Close
New

Medscape is available in 5 Language Editions – Choose your Edition here.

 

Minimally Invasive Total Knee Arthroplasty Technique

  • Author: Derek F Amanatullah, MD, PhD; Chief Editor: Erik D Schraga, MD  more...
 
Updated: Apr 30, 2015
 

Minimally Invasive Approaches to Total Knee Arthroplasty

In minimally invasive total knee arthroplasty (MIS-TKA), the midline skin incision is approximately twice the length of the patella (ie, 6-14 cm), and a parapatellar arthrotomy is performed (see the image below).

Midline skin incision is performed. Mini-incision Midline skin incision is performed. Mini-incision is approximately twice length of patella, 6-14 cm (blue); conventional incision is longer (red extensions).

A curvilinear medial skin incision extending from the superior pole of the patella to the tibial joint line provides better exposure for varus knees. A curvilinear lateral skin incision extending from the superior pole of the patella to the tibial joint line provides better exposure for valgus knees.[15] If necessary, a second lateral incision may be made from the lateral femoral epicondyle to just above the Gerdy tubercle.[7]

A limited median parapatellar arthrotomy is favored (see the image below). This familiar approach facilitates a natural transition from conventional TKA to MIS-TKA.[4] MIS-TKA limits the proximal extension into the quadriceps tendon to 2-4 cm and still allows sufficient lateral subluxation of the patella. Patellar eversion should be avoided.[16] Because of the unique incisions of specific minimally invasive procedures, converting to a standard median parapatellar arthrotomy can be problematic and may require an entirely new incision.

Parapatellar arthrotomy is performed (ie, median p Parapatellar arthrotomy is performed (ie, median parapatellar, midvastus, subvastus, or lateral) to access knee joint and perform arthroplasty.

Other options for the arthrotomy include the midvastus, subvastus, and lateral approaches.[6, 17, 18, 19] A midvastus approach involves cutting 1-3 cm of the vastus medialis obliquus (VMO). However, the VMO is the only muscle that prevents lateral displacement of the patella when the knee is actively extended.[13]

A subvastus arthrotomy avoids disturbing the quadriceps mechanism but may make it difficult to evert the patella. However, with satisfactory dissection and smaller instrumentation, patellar translation alone is sufficient. The quadriceps-sparing technique is essentially a subvastus approach with no patellar translation; it necessitates modified instrumentation. Both the subvastus approach and the quadriceps-sparing approach often provide limited visibility of the lateral tibial condyle and have longer learning curves for the surgeon.[16]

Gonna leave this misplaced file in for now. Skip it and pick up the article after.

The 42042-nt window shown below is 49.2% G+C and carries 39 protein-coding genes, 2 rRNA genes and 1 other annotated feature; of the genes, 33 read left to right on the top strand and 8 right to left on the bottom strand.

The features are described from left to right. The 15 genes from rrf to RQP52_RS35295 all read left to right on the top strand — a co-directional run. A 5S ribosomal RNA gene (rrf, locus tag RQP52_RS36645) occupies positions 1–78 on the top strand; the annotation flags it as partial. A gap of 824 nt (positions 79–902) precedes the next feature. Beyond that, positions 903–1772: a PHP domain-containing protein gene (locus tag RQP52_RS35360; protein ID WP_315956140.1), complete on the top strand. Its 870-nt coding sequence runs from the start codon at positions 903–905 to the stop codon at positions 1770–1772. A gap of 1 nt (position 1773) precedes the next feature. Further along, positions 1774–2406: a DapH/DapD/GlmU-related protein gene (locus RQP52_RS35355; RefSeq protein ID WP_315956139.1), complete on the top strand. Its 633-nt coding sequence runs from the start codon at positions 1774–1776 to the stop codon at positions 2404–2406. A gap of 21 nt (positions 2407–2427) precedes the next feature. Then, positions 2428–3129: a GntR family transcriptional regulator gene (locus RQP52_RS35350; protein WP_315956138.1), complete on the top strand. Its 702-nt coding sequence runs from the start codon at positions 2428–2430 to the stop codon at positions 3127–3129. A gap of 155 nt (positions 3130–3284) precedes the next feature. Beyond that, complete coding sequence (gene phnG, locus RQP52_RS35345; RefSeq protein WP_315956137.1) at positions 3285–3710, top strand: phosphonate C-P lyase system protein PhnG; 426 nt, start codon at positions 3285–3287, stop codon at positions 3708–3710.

A randomized, double-blind study by Tomek et al compared a quadriceps-sparing (QS) subvastus approach to TKA with medial parapatellar arthrotomy (MPPA).[20] The investigators found that the QS technique yielded no significant advantages over the MPPA technique in terms of either time to recovery of knee function or opioid utilization; however, QS patients reported slightly lower mean pain scores at rest on postoperative day 1 and during activity on postoperative day 3.

Another randomized study, by Wegrzyn et al, compared the gait of patients 2 months after a subvastus arthrotomy or an MPPA and found no differences between the groups with respect to outcome scores, activity scores, patient milestone diary of activities, isometric quadriceps strength, or gait parameters.[21] There was a marginally higher speed of stair ascent in the subvastus arthrotomy.

The lateral approach is a newly described technique for MIS-TKA that involves an incision through the iliotibial band. It often requires computer navigation. Advantages of the lateral approach include the following[7] :

  • It obviates the need for an intramedullary guide for femoral component positioning
  • It does not violate the quadriceps mechanism
  • It permits eversion of the patella
  • It does not dislocate the knee joint

A possible disadvantage of the lateral arthrotomy is the reduced access to the tibia and the posteromedial soft tissue attachments that results from the position of the incision approximately 7 mm lateral to the tibial tubercle.[13]

Although the limited skin incision and arthrotomy hinder simultaneous visualization of every component of the joint, the mobile window concept allows all portions of the joint to be visualized during MIS-TKA—but not at the same time. Accordingly, the surgeon must be vigilant to avoid placing undue stress on the soft tissue through aggressive retraction.

MIS-TKA is facilitated by 10-35° of flexion.[22] In addition, gravity can be used to assist in visualizing the knee joint and minimizing soft-tissue trauma through what is known as the suspended leg technique. By flexing the hip to 20-30° and allowing the knee 90-100° of flexion, the target portion of the knee can be manipulated into the surgical field.